Friday, April 22, 2016

Being Someone's Mama

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I wanted to be many things when I grew up: a teacher, a lawyer, a writer. Rich and famous was probably on the list, too, though I've since decided famous probably isn't such a great thing, after all.

Number one on my list, though, was mother. Even as a child myself, I knew for sure I wanted children.
And this is the single greatest job, my most glorious accomplishment. The weird thing is that after all those hours of dreaming and then the reality of it, I can now see the end of my most pressing years of motherhood.

Don't get me wrong. Children always need their mothers in some capacity. As a "child" who lost her mother at 40, I know this firsthand. What I'm saying is that the years when my children need me intensely, pressingly will soon come to an end. Even my youngest daughters, 14 and 16, are finding their independence now. It's lovely to watch, actually. Terrifying, too.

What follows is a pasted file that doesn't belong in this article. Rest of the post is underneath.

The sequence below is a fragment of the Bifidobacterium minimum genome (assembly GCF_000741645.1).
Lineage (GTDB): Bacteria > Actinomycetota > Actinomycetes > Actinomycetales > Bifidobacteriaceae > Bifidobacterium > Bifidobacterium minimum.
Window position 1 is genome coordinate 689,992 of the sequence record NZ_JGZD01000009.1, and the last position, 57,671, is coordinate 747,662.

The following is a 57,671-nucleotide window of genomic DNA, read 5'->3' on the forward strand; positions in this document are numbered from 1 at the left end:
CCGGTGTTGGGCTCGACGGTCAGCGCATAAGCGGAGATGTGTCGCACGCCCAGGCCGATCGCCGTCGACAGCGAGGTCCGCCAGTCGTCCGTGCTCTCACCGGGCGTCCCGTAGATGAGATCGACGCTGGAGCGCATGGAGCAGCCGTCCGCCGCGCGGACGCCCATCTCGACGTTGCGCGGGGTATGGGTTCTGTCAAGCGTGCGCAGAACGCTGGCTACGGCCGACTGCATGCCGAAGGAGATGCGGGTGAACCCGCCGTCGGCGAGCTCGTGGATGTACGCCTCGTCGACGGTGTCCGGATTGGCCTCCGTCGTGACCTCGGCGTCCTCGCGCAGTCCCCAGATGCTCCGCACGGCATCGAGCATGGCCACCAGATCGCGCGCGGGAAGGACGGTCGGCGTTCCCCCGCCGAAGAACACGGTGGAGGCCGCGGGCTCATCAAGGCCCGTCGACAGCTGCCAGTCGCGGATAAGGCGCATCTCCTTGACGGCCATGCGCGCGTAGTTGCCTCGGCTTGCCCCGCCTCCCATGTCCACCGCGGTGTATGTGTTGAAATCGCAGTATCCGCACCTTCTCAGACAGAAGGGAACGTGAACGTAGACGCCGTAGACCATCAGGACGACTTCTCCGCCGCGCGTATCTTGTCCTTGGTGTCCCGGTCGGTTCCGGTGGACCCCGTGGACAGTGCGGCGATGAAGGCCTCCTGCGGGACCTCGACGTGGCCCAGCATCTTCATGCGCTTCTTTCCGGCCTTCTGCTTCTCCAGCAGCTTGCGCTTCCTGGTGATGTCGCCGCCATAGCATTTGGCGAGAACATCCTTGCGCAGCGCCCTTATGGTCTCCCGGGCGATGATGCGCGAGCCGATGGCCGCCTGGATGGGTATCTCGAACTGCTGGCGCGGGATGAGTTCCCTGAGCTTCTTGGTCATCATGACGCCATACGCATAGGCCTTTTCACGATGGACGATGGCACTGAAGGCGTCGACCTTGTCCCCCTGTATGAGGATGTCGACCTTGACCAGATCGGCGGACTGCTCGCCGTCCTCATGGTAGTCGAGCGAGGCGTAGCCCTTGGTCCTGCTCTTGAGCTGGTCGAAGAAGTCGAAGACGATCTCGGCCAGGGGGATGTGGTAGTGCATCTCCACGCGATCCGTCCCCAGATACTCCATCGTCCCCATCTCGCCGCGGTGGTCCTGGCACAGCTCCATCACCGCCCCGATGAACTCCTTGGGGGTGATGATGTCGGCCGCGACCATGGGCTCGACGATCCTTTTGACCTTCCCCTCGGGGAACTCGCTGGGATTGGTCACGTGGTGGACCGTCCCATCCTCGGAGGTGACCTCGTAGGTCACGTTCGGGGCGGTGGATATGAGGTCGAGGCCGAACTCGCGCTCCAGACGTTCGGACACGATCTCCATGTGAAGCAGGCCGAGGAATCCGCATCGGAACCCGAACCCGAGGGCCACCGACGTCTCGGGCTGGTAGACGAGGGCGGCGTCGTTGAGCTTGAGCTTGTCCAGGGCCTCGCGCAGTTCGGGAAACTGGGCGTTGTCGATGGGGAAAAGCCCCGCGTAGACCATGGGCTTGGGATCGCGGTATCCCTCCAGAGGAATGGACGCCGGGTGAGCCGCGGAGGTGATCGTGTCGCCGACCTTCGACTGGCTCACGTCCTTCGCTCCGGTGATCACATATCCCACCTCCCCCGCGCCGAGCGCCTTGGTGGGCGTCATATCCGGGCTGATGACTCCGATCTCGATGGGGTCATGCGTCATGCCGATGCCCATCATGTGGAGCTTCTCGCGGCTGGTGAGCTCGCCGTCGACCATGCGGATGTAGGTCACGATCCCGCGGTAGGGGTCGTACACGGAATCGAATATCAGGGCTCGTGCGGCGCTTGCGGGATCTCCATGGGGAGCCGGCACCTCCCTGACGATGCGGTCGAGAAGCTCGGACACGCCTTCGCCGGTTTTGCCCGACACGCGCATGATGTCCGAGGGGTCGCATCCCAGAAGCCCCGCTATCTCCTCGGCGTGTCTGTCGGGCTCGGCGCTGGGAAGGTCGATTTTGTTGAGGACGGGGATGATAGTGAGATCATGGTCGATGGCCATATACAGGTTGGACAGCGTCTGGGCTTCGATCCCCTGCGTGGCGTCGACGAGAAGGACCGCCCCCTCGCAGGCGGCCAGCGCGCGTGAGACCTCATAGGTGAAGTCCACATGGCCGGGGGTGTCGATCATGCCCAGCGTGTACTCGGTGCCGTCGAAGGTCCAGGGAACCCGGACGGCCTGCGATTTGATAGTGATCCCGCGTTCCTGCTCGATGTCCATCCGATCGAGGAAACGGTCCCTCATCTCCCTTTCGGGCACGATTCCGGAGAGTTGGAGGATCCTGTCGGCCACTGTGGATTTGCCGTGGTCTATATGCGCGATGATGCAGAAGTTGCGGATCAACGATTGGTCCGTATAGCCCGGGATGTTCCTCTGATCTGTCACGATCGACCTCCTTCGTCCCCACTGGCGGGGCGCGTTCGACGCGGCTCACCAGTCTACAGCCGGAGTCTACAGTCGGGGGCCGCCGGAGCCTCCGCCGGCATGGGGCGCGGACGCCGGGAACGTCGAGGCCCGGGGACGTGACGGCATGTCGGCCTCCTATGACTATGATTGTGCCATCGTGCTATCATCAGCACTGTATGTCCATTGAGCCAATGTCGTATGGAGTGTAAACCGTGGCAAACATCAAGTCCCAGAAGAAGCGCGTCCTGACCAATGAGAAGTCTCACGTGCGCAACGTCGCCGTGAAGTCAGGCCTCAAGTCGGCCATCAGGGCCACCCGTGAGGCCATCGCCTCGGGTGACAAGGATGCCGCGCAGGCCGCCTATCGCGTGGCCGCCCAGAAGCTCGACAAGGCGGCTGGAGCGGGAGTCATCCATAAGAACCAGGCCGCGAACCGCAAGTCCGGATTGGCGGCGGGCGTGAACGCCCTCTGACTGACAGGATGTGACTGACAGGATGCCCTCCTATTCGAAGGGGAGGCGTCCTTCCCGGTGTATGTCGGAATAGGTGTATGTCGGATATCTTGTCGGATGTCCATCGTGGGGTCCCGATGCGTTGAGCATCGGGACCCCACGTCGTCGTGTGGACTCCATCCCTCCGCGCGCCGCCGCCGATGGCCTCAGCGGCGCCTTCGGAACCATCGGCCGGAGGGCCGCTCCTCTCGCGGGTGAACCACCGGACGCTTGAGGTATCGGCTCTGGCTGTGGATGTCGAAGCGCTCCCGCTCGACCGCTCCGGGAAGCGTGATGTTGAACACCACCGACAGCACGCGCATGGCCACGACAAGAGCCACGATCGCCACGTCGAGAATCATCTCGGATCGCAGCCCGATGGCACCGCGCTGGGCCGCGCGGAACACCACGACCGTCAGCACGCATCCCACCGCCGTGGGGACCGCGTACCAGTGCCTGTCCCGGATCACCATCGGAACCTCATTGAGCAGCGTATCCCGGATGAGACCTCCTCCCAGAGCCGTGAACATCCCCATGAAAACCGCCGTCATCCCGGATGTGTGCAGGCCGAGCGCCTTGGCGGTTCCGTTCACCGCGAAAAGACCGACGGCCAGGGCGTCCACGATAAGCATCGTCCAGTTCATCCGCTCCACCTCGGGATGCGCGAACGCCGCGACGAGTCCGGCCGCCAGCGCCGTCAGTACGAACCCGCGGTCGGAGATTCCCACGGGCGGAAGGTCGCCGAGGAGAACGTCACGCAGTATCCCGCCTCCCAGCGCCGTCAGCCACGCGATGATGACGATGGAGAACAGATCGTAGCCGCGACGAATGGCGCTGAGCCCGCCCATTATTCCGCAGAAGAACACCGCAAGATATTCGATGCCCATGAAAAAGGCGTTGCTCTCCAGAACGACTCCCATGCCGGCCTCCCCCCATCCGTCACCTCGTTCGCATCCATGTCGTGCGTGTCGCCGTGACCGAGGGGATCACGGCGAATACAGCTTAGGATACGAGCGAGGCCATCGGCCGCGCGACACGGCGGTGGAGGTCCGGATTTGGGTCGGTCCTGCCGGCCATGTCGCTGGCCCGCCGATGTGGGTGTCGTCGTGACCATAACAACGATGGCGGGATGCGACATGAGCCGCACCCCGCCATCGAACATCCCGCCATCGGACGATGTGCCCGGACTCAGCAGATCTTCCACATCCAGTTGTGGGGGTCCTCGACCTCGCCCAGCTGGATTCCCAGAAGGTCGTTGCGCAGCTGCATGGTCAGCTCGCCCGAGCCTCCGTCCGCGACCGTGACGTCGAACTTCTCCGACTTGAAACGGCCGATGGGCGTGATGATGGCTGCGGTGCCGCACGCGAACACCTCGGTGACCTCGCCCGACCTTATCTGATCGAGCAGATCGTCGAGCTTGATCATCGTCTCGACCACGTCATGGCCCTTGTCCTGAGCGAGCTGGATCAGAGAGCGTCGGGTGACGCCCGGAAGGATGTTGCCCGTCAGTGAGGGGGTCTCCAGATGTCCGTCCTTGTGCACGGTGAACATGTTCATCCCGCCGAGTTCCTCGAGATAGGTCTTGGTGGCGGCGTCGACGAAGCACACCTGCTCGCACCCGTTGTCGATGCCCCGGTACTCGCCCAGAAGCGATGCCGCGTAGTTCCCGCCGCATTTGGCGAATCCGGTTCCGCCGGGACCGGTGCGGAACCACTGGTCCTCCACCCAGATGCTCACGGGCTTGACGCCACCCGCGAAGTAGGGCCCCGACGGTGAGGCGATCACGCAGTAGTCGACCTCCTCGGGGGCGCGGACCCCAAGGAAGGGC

My little girls have mostly grown up, which feels unbelievable to me. All those carpools. All those Halloween costumes, the ones I so laboriously hand-stitched (just kidding). The early wake-ups and sleepless nights. The clinginess and irrational childhood fears. The diapers! So. Much. Poop. The special meals. Potty training. Reading books in bed. Singing in the darkness. The pink nursery and then twin beds. The long trips in a goldfish encrusted mini van. Pictures hung on walls, crude drawings soon faded in sunlight. Learning to swim and write and read. Parent-teacher conferences. Listening to the CD "Multiply with Power" again and again. Watching cartoons and witnessing senseless heartache. Easter dresses and egg hunts in the too tall grass. Trips to the emergency room. Watching through the window as oldest daughter "played deer" in the yard or barked her head off on the trampoline, a mighty convincing bark, too, I might add.

The list of memories is endless and precious and funny and downright weird.